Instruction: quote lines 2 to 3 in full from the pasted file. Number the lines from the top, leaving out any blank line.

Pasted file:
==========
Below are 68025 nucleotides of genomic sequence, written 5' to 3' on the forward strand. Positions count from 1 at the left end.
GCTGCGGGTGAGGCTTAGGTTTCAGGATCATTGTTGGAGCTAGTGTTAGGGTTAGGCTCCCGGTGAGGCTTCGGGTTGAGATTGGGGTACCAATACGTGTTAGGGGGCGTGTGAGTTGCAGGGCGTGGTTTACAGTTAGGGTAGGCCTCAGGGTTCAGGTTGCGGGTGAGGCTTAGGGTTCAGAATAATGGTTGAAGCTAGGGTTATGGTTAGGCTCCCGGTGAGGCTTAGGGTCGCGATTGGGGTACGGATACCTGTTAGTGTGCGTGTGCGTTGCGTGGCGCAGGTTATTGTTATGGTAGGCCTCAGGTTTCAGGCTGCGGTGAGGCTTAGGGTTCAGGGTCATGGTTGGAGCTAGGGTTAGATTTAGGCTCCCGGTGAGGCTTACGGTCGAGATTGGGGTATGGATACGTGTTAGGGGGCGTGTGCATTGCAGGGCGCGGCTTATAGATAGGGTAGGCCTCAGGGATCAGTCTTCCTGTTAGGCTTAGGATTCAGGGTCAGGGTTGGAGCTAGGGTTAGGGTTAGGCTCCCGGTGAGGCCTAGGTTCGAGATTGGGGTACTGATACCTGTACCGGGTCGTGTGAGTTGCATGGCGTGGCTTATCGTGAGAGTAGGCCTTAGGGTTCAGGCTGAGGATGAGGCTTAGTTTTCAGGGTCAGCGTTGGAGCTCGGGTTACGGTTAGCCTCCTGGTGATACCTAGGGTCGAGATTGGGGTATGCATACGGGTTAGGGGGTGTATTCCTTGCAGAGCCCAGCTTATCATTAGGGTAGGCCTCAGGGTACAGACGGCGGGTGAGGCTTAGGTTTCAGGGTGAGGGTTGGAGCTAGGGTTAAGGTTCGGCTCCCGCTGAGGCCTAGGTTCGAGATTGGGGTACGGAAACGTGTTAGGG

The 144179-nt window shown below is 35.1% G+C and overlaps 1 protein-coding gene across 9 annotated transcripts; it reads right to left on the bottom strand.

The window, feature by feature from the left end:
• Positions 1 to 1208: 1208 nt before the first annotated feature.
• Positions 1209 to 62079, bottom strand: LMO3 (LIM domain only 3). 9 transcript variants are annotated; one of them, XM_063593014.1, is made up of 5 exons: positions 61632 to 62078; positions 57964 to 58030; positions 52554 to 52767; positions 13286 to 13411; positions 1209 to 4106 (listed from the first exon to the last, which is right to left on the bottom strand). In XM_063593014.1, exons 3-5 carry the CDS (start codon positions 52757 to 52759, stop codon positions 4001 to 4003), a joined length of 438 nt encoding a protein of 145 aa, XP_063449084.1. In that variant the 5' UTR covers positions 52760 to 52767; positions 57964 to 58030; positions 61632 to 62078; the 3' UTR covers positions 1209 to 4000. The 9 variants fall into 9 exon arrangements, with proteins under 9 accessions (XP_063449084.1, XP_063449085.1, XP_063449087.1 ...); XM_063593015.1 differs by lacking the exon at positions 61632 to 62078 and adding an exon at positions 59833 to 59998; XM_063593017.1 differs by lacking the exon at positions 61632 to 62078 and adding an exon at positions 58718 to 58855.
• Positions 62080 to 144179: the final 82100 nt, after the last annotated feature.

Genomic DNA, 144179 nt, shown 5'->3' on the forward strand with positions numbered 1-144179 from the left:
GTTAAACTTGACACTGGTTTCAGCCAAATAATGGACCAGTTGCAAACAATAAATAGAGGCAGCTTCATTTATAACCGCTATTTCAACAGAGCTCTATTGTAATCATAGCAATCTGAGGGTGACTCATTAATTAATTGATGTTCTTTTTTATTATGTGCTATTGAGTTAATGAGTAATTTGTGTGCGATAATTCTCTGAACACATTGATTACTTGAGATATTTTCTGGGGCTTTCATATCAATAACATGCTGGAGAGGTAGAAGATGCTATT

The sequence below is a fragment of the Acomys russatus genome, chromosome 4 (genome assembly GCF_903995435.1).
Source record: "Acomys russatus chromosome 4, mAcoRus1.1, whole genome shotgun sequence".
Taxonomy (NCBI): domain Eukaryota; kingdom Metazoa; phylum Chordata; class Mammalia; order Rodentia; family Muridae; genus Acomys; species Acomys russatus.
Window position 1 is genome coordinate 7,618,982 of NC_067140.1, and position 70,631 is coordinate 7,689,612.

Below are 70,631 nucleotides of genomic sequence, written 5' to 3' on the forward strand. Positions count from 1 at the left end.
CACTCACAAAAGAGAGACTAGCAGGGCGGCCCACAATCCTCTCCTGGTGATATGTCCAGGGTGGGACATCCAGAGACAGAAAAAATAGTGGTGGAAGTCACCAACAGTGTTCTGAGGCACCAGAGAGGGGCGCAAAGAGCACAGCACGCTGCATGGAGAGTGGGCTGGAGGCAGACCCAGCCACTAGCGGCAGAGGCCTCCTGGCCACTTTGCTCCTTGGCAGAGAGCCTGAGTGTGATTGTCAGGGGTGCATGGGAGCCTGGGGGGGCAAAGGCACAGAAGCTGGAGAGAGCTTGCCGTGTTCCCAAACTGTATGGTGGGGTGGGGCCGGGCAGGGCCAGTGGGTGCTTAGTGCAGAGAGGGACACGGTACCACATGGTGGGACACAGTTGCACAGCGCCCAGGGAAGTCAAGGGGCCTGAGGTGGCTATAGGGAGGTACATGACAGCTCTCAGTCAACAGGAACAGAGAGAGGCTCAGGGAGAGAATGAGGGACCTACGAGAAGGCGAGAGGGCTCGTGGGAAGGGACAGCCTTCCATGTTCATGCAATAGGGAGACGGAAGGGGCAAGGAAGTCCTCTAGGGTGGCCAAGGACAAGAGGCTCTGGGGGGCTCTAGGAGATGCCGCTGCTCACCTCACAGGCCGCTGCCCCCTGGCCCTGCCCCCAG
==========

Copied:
GCTGCGGGTGAGGCTTAGGTTTCAGGATCATTGTTGGAGCTAGTGTTAGGGTTAGGCTCCCGGTGAGGCTTCGGGTTGAGATTGGGGTACCAATACGTGTTAGGGGGCGTGTGAGTTGCAGGGCGTGGTTTACAGTTAGGGTAGGCCTCAGGGTTCAGGTTGCGGGTGAGGCTTAGGGTTCAGAATAATGGTTGAAGCTAGGGTTATGGTTAGGCTCCCGGTGAGGCTTAGGGTCGCGATTGGGGTACGGATACCTGTTAGTGTGCGTGTGCGTTGCGTGGCGCAGGTTATTGTTATGGTAGGCCTCAGGTTTCAGGCTGCGGTGAGGCTTAGGGTTCAGGGTCATGGTTGGAGCTAGGGTTAGATTTAGGCTCCCGGTGAGGCTTACGGTCGAGATTGGGGTATGGATACGTGTTAGGGGGCGTGTGCATTGCAGGGCGCGGCTTATAGATAGGGTAGGCCTCAGGGATCAGTCTTCCTGTTAGGCTTAGGATTCAGGGTCAGGGTTGGAGCTAGGGTTAGGGTTAGGCTCCCGGTGAGGCCTAGGTTCGAGATTGGGGTACTGATACCTGTACCGGGTCGTGTGAGTTGCATGGCGTGGCTTATCGTGAGAGTAGGCCTTAGGGTTCAGGCTGAGGATGAGGCTTAGTTTTCAGGGTCAGCGTTGGAGCTCGGGTTACGGTTAGCCTCCTGGTGATACCTAGGGTCGAGATTGGGGTATGCATACGGGTTAGGGGGTGTATTCCTTGCAGAGCCCAGCTTATCATTAGGGTAGGCCTCAGGGTACAGACGGCGGGTGAGGCTTAGGTTTCAGGGTGAGGGTTGGAGCTAGGGTTAAGGTTCGGCTCCCGCTGAGGCCTAGGTTCGAGATTGGGGTACGGAAACGTGTTAGGG

The 144179-nt window shown below is 35.1% G+C and overlaps 1 protein-coding gene across 9 annotated transcripts; it reads right to left on the bottom strand.